NIDCD Set to Fund Tinnitus Research
Editor: It's great to see that tinnitus is becoming recognized as a
health issue that needs to be addressed. It affects a lot of people, and
many so severely that it interferes with their daily lives. The National
Institute on Deafness and Other Communication Disorders (NIDCD) is funding
innovative research on tinnitus treatment.
Almost everyone has experienced tinnitus-what's commonly called ringing
in the ears-at least once. Usually it goes away. But for some people it
doesn't, and the noise can range from a soft whooshing to a piercing
shriek that makes it impossible to think or concentrate, let alone fall
asleep at night.
The problem with tinnitus, as Richard Tyler, PhD, told an audience of
more than 40 scientific researchers gathered for a workshop sponsored by
the National Institute on Deafness and Other Communication Disorders (NIDCD),
Bethesda, Md, is that because there is still no cure, people are told they
just have to live with it. "Most of them do," said Tyler, a tinnitus
researcher at the University of Iowa. "But that doesn't mean they like
it." (See a list of the participants and the agenda for the meeting.)
Tyler arrived at this conclusion when his university sent out an alumni
newsletter with a tiny paragraph tucked into its pages about one of his
NIDCD grants. Within 3 months, he had received more than 300 e-mails from
people across the country. "They were all pretty much the same," he said.
"Something like, 'I've had tinnitus for about 10 years and it doesn't
bother me. But if you could fix it, I'd fly out to Iowa City tomorrow.'"
Because there are so many reasons for tinnitus, ranging from hearing
loss to medications, diagnosing the cause or causes is a challenge, says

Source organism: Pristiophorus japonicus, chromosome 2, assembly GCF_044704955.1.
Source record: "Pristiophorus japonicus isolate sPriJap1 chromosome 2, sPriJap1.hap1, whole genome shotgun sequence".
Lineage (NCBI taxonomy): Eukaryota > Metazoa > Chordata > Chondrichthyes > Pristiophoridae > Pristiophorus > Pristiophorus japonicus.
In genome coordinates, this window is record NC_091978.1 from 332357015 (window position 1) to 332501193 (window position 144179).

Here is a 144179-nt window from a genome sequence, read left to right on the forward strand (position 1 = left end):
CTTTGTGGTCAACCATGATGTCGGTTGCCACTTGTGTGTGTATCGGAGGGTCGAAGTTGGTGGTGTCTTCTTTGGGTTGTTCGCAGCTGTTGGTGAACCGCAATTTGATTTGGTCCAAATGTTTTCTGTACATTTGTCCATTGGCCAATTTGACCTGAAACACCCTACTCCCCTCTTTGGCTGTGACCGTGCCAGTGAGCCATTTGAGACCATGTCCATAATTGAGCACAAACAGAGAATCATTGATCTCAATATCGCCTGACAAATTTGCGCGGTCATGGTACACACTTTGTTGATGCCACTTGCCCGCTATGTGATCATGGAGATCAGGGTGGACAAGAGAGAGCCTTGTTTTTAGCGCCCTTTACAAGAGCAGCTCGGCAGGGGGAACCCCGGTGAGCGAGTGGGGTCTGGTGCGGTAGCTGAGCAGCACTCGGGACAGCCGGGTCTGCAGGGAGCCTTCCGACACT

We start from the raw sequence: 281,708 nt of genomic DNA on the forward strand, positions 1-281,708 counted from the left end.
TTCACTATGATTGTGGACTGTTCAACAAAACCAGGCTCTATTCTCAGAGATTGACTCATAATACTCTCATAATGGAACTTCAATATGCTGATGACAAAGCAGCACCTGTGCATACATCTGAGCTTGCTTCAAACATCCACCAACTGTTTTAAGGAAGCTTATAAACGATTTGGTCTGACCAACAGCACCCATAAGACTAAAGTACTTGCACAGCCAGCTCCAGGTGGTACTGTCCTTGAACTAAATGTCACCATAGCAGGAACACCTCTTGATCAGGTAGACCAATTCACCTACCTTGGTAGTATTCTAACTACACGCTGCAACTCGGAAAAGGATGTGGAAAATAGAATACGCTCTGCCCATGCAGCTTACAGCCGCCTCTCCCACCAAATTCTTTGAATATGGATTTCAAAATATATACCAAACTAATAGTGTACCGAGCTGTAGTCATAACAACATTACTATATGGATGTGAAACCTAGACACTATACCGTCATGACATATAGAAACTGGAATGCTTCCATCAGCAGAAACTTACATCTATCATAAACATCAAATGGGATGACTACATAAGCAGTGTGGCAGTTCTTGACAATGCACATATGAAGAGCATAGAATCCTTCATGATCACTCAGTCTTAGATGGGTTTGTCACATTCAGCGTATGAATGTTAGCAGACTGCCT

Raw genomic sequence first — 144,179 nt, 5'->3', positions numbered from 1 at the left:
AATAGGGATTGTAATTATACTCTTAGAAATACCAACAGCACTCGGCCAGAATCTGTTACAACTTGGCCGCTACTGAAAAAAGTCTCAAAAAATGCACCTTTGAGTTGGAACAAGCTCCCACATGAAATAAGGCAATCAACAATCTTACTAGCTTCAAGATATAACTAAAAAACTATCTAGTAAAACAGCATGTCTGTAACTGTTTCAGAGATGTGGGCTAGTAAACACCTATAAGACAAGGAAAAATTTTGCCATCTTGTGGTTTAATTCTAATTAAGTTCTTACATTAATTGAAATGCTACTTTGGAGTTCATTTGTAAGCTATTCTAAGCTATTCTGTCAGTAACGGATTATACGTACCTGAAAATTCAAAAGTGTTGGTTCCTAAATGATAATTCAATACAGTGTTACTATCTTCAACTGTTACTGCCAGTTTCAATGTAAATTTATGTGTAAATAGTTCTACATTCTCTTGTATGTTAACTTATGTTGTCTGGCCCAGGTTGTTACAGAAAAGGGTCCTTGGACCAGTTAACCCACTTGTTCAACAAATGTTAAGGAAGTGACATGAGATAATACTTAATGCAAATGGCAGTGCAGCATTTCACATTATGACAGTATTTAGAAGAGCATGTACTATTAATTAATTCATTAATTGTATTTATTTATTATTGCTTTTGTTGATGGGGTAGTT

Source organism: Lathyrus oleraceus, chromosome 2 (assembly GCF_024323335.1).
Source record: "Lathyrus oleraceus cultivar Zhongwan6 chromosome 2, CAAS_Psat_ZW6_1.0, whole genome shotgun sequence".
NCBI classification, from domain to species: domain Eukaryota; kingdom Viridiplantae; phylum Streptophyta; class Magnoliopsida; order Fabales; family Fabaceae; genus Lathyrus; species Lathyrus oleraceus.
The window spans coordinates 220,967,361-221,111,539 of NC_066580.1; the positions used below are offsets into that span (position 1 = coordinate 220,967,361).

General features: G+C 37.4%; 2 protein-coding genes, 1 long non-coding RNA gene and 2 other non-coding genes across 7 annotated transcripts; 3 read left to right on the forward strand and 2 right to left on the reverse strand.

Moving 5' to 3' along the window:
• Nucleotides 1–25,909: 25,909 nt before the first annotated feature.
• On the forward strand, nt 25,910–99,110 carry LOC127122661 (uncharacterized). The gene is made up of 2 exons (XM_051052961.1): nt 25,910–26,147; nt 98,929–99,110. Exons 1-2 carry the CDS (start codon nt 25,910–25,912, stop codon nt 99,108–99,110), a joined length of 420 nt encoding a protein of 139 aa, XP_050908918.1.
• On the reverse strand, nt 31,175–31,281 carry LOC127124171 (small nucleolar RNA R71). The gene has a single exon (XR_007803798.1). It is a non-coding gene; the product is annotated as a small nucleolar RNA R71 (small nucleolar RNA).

NIDCD. Figuring out how to help a patient is even more daunting, which is
why NIDCD scientific program directors Roger Miller, PhD, and Gordon
Hughes, MD, decided to bring together researchers from the tinnitus and
neural prosthesis communities for 2 days of brainstorming on the
possibilities for developing devices to treat tinnitus. Fifteen
presentations covered topics in basic science, FDA guidelines for device
development, experimental clinical trials, and the growing numbers of
veterans returning from Iraq and Afghanistan with tinnitus from bomb blast
Although tinnitus may begin in the ear, chronic tinnitus continues in
the brain, says NIDCD. How that happens is still being debated among
researchers. There are many places along the path a hearing signal travels
between the inner ear and the brain where things can go wrong to cause
tinnitus. If we can understand how and where that happens, and why it
causes tinnitus, it might be possible to find places on that path where
some kind of therapeutic intervention could stop tinnitus in its tracks,
according to the agency.
NIDCD said one of the more promising directions involves the use of
electrical or magnetic stimulation on areas of the brain involved in
hearing. Implantable pacemaker devices already exist to reduce the
trembling of Parkinson's disease and the compulsions of
obsessive-compulsive disorder. Similar devices could be used to normalize
the neural circuits involved in tinnitus.
To encourage this kind of research, NIDCD is offering two different
funding opportunities: for the development of new interventions
(PAR-09-056), and for new or enhanced diagnostic, intervention, and
treatment paradigms (PAR-09-057). "There's no question that there's plenty
of room for new thinking and new ideas to help people with disabling
tinnitus," said Roger Miller at the beginning of the meeting. By the end,
researchers were clustered in the hallways, plotting how.